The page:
This is the kind of package which represents the best of the Philips Classics Duo series. Slightly older recordings, but in beautiful, clear, warm analogue sound; artists of the old school and the first rank; a compilation of potentially neglected music made available absurdly cheaply in attractive packaging with high production values and intelligent notes; what's not to like?
In 1990, the Residents took their grand examination of rock & roll on the road, touring the world with the Cube E tour. The first half found the group reciting cowboy poems to a soundtrack influenced more by Copland and Orff than country & western, then followed with a group of blues, field hollers, and warped jazz that represented the African-American experience. By intermission, the two had combined into rock music, which in the second half was disseminated by an aging Elvis impersonator tearing through Presley covers (essentially a live version of their 1989 album The King and Eye). The staging, costumes, lights, and general performance were not to be missed, and earned justifiable rave reviews.
‘hell in Eden’ is like a dream. Captivating… stunning… unreal! And yet the mighty maestros of DIARY OF DREAMS have made it come true. ‘hell in Eden’ feels like coming home. Due to the distinct and doubtlessly one-of-a-kind DIARY sound, that's been accompanying us since their debut ‘Cholymelan’ in 1994, there's always this certain feeling of familiarity right from the first listening of a new DIARY piece.
Once the kings of the Bay Area metal scene – the birthplace of thrash – Exodus were unceremoniously demoted from their post with the arrival of Los Angeles' Metallica in 1982. And while they proceeded to eke out a hit-and-miss career of their own over the next few decades, all the while influencing at least two separate generations of younger thrash bands, Exodus were ultimately fated to be the ultimate also-rans of the genre they helped spawn…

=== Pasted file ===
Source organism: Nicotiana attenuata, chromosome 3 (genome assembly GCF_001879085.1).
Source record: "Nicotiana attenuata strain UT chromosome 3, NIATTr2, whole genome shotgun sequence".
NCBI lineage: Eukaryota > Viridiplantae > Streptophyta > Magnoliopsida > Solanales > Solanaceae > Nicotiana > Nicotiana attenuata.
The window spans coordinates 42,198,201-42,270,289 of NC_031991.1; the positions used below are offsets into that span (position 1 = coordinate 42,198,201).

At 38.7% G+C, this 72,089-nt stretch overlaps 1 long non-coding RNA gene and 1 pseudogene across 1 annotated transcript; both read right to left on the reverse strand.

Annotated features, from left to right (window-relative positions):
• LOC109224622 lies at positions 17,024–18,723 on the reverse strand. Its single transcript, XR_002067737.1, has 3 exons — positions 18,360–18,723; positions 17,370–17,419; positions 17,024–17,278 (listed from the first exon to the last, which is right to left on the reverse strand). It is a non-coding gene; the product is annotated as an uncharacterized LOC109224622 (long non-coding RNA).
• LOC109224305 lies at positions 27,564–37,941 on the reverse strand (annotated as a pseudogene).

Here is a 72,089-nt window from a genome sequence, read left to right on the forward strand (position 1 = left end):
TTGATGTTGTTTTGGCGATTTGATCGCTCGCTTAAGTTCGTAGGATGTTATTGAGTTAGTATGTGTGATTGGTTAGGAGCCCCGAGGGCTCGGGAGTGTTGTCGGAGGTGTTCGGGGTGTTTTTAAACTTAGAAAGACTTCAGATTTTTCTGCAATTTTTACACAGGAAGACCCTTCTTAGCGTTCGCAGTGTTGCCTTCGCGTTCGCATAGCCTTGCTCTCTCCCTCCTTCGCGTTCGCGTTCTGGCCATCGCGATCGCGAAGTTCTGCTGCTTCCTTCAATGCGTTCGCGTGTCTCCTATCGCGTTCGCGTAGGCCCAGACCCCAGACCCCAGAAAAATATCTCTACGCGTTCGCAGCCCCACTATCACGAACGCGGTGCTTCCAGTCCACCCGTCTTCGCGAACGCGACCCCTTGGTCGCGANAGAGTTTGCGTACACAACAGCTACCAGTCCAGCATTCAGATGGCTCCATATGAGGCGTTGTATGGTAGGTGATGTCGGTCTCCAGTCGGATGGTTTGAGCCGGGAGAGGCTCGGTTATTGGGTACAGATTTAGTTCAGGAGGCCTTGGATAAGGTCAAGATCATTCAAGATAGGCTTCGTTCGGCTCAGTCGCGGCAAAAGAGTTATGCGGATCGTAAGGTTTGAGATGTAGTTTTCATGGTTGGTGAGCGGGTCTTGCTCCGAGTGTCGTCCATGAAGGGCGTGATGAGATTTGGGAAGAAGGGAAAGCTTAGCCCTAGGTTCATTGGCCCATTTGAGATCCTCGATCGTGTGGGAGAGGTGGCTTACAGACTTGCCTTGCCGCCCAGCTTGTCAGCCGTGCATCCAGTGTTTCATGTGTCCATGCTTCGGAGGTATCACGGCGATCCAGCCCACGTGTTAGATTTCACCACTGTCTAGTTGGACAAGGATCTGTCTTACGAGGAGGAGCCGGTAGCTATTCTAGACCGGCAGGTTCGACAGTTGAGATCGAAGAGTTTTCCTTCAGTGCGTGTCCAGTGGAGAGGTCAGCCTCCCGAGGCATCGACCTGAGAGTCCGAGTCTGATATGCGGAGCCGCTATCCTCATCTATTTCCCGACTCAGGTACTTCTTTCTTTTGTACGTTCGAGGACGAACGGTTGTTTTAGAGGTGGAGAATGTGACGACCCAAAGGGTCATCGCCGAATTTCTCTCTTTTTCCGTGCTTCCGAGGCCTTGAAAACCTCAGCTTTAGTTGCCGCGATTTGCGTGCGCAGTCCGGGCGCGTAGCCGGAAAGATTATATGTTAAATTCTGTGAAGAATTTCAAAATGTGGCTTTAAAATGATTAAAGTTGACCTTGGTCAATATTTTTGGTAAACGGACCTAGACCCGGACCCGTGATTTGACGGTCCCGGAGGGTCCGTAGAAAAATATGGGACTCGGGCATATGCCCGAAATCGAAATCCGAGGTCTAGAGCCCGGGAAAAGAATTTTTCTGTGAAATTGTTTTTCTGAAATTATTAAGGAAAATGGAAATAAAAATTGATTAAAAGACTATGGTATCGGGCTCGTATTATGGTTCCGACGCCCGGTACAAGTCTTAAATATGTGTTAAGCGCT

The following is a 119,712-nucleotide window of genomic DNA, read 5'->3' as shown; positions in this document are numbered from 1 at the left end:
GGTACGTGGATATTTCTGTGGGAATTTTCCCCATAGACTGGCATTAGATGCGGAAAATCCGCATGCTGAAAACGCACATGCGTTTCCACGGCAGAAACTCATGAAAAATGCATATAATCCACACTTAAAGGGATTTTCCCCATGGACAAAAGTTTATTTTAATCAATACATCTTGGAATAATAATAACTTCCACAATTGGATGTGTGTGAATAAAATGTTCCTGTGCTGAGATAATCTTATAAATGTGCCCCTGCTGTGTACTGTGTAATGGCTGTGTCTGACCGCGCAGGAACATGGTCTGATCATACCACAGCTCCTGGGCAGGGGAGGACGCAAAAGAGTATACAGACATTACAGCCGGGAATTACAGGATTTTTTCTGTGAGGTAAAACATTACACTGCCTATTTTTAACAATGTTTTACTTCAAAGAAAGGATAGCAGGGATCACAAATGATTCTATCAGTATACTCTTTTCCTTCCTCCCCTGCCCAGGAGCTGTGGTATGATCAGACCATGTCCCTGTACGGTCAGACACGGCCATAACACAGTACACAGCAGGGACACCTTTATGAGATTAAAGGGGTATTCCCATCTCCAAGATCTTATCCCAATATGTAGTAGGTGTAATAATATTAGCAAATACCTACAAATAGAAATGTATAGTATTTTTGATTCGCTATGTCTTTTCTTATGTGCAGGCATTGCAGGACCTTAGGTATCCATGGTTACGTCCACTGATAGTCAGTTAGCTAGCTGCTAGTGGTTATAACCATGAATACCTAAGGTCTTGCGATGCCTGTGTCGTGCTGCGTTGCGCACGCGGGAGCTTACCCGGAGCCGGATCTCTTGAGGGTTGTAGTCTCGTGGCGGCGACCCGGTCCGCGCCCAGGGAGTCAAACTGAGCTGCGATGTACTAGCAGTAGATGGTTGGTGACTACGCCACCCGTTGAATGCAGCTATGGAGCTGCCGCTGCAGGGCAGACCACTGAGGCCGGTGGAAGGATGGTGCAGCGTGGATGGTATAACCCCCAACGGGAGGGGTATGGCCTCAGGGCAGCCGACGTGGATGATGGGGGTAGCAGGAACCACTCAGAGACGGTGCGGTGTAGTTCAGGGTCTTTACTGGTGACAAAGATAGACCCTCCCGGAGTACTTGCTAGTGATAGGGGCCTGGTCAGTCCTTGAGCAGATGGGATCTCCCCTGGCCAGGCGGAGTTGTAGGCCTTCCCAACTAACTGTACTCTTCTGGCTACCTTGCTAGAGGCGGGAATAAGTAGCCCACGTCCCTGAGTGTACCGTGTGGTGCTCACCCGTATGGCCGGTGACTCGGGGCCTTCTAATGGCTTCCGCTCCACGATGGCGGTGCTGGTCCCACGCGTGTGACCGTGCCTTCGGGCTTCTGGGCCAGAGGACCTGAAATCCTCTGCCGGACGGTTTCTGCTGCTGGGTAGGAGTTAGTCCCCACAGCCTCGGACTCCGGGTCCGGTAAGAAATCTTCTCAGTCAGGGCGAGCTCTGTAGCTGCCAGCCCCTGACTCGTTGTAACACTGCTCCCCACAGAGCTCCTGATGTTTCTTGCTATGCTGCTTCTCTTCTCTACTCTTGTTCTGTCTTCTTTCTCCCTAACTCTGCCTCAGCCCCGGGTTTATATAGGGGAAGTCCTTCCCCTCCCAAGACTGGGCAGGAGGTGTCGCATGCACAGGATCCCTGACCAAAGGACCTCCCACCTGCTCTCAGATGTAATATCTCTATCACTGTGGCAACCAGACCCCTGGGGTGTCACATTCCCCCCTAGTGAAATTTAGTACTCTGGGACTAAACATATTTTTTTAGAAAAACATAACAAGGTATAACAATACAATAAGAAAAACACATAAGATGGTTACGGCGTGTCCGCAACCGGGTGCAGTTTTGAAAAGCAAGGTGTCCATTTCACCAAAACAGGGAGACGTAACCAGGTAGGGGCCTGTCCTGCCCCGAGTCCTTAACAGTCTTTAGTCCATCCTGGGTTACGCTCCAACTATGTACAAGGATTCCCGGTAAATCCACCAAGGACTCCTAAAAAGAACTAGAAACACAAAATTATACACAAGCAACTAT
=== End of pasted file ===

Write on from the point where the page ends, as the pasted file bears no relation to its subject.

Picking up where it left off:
Rowdy English pub rockers Towers of London blend the high-octane charge of Sex Pistols-era British punk, the hedonistic charm of '80s hair metal, and the tabloid-heavy antics of Oasis and the Libertines into a volatile shot of pure rock & roll debauchery. Formed in the late '90s in Liverpool, the group consists of lead vocalist Donny Tourette, guitarist Dirk Tourette, lead guitarist the Rev, bassist Tommy Brunette, and drummer Snell. The group inked a deal with TVT Records in 2005, releasing the hit singles "How Rude She Was," "Fuck It Up," "Air Guitar," and "On a Noose." Their full-length debut, Blood Sweat and Towers, arrived in the summer of 2006, followed by Fizzy Pop in 2008.
Spear in the City, Bodies of Water’s fourth album, has been a long time coming. Six years have passed since the self-described gospel group’s last album, but the new record shows no signs of rust even though the band’s married co-leaders David and Meredith Metcalf have been dabbling in other styles of music in the interim.